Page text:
When students head to college, they usually leave behind their home church. But the connections United Methodist-related colleges, universities and seminaries are building with local churches offer congregants the opportunity to pursue knowledge, while students find fresh ways to live out their faith.
“The work that higher education institutions and churches are doing together proves the value of the United Methodist connection,” said Melanie Overton, General Board of Higher Education and Ministry assistant general secretary for schools, colleges and universities. “I only wish we could highlight what is being done at every college, university and all 13 theological schools, instead of just a few.”
Supporting churches’ intellectual life
Projects in Denver and Boston illustrate how United Methodist seminaries work with churches.
“’Iliff on the Road’ is about empowering the laity and furthering the intellectual life of the church,” said Albert Hernandez, senior vice president for academic affairs and dean of the faculty at Iliff School of Theology. Faculty members teach Sunday school at churches within 60 miles of Denver.
The series offered by Iliff at Trinity United Methodist Church is the most popular Sunday school offering the Denver church has, said the Rev. Michael Dent, senior pastor. He said the classes offer a deeper study of the Bible, Christian theology, and the modern world religious landscape.
“We have 119 people on the roll, with an average attendance of 62 this fall. People pay $50 tuition,” Dent said. The tuition provides the professors with a small honorarium. Scholarships are available.
Undergirding church plants, revitalization
At Boston University School of Theology, students have worked on multiple projects in new church development and church renewal in New England through the Center for Practical Theology or the Rev. Bryan Stone’s evangelism, new church development and church renewal classes.
Stone said students have been involved in varying degrees of intensity with at least a dozen new church starts over the past 15 years.
“I teach evangelism each year, and students are required to do a major study, either of an existing congregation or some social ‘context.’ They analyze the context, think theologically about evangelism and the mission of the church in that context, and then strategize practices of outreach and renewal in that context,” Stone said. Many students work with United Methodist churches.
“The benefit to the students is probably much greater than to the churches,” he said, “but that is not always the case, and often the students doing the research are the pastors.”
The Rev. Mary Elizabeth Moore, dean of Boston University’s School of Theology, said it trains mission groups and offers workshops for churches. Many individual faculty and students serve in churches. University centers conduct studies, such as the clergywomen’s retention study done by the Anna Howard Shaw Center with the Board of Higher Education and Ministry. In addition, the local district superintendent plans to have office hours on campus so she can be available to United Methodist candidates for ministry.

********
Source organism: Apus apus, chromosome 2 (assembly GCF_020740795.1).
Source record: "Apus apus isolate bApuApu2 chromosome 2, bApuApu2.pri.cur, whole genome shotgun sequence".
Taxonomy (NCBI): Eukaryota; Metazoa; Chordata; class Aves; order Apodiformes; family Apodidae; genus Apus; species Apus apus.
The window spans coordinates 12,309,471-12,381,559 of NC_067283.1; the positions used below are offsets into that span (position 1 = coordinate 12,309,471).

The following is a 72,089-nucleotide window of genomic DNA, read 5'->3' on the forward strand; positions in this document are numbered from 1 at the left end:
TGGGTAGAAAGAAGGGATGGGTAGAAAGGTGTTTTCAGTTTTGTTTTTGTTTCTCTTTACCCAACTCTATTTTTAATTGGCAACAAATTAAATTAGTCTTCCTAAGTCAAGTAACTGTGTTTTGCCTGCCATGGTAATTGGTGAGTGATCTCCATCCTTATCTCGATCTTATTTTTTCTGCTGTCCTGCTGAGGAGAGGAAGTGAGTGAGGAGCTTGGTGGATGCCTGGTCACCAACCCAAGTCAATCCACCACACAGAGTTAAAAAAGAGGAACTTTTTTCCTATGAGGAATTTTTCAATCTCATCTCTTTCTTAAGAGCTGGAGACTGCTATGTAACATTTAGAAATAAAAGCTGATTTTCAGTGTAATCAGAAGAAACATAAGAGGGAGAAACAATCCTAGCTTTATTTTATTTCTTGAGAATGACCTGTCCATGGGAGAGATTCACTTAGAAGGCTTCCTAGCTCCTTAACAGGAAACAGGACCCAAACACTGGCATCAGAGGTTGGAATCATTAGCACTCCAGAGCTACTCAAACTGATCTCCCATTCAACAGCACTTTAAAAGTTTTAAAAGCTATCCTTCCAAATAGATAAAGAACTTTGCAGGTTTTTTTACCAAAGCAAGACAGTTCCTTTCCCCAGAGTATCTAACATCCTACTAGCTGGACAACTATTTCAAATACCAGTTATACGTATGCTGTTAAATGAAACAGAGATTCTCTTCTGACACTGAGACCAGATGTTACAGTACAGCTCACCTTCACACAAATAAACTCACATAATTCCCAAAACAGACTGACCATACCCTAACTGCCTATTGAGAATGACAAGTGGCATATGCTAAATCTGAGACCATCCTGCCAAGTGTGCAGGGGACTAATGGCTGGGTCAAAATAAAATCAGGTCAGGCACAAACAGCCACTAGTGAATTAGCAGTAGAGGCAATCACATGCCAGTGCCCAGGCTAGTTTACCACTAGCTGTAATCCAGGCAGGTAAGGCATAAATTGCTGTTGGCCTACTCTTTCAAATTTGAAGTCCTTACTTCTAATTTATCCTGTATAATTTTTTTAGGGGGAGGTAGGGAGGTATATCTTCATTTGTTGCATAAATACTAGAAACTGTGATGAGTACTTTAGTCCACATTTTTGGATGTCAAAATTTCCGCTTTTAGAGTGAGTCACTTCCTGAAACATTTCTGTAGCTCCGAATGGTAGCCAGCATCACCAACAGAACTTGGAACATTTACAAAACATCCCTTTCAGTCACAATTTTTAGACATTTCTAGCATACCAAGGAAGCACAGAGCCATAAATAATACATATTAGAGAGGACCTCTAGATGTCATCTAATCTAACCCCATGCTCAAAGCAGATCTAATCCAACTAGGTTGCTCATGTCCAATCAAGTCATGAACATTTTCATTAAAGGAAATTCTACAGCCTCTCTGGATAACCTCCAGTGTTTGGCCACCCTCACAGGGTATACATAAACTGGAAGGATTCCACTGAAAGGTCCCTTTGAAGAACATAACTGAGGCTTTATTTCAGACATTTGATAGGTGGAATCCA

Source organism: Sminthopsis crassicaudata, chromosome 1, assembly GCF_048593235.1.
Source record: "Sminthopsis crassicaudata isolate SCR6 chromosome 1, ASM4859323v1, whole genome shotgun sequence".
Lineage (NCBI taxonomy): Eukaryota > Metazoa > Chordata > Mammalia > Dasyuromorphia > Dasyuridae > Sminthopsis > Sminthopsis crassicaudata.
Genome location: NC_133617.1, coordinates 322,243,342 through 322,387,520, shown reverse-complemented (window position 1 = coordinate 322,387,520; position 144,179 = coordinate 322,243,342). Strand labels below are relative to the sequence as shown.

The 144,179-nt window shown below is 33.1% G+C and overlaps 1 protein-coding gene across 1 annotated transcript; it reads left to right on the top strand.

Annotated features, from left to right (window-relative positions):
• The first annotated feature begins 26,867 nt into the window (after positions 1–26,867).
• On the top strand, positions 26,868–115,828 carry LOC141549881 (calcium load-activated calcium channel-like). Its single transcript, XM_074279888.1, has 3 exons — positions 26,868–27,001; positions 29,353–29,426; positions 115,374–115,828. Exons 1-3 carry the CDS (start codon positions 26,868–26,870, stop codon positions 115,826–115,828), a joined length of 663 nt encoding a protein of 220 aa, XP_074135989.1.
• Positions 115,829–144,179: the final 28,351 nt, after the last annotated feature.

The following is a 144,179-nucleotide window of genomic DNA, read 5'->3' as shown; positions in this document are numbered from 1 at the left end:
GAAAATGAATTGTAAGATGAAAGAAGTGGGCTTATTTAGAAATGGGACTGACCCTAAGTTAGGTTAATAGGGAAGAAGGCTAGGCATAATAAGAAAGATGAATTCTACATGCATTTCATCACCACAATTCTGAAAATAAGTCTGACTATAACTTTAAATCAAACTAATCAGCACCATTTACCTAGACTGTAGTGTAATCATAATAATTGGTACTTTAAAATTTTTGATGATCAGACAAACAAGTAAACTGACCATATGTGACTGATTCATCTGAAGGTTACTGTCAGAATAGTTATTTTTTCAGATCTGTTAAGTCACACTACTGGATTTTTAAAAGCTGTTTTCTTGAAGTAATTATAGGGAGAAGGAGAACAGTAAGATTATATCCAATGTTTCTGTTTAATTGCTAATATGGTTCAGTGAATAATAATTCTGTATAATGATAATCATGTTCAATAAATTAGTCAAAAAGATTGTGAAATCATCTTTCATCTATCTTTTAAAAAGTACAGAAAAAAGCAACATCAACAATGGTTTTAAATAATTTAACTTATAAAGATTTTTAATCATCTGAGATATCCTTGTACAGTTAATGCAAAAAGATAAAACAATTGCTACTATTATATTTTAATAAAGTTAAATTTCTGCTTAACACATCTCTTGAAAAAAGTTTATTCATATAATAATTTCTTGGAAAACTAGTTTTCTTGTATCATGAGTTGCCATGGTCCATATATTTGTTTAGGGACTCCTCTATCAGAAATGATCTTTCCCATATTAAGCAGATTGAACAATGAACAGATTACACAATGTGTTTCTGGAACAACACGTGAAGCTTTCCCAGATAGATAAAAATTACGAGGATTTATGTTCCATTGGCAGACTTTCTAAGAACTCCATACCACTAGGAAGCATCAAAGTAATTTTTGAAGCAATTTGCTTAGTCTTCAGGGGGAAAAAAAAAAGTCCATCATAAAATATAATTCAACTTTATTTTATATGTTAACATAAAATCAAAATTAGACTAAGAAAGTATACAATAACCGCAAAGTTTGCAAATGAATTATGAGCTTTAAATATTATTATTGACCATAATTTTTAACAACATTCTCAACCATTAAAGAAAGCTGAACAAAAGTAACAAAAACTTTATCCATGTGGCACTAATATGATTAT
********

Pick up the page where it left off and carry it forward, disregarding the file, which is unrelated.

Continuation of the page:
Creating leadership opportunities
Worship outreach teams from Southwestern College in Winfield, Kan., go into nearby churches and lead worship at denominational events such as Imagine What’s NEXT – an event for the United Methodist Student Movement.
“For me, the goal of worship outreach is to connect people to God through music,” said Lindsey Graber, a worship outreach team member and a United Methodist. “I have grown a lot through this program.”
Some church-related colleges and universities have leadership institutes, such as the Reynolds Institute for Church Leadership at Greensboro College in North Carolina.
As one of the many initiatives intended to strengthen the school’s ties with United Methodist churches and educate leaders, the Reynolds Institute strives to be the model of church-related higher education in the area by figuring out how it can help meet the needs of local churches with its own set of resources as an academic institution.
Forging partnerships with congregations
Church-related schools often form a close relationship with a particular church. DePauw University’s partnership with Gobin Memorial United Methodist Church in Greencastle, Ind., is a good example.
The Rev. Kate Smanik, assistant dean of students for spirituality, service and social justice at DePauw, said the school continues to build a relationship with the church.
Two years ago, she was invited to join a committee considering better ways to serve the community. One result was a mentoring program for children that meets the needs of the community and connects DePauw students to Gobin. This project and others continue to serve the Greencastle community.
“Other students partner with the church in service projects that benefit the community,” Smanik said. “For some students, their participation in the Gobin community may be their first experience of being a part of a church as an adult, separate from their family connections to the church. The experience helps the students grow and allows Gobin to offer programs that the congregation would not be able to support on its own.
“Creating these connections strengthens the university’s ties to the community and helps students explore and imagine their future roles in the civic square,” said Smanik.
Adapted from an article by Vicki Brown that first appeared in the March/April 2013 issue of Interpreter magazine.
Updated by Natalie Bannon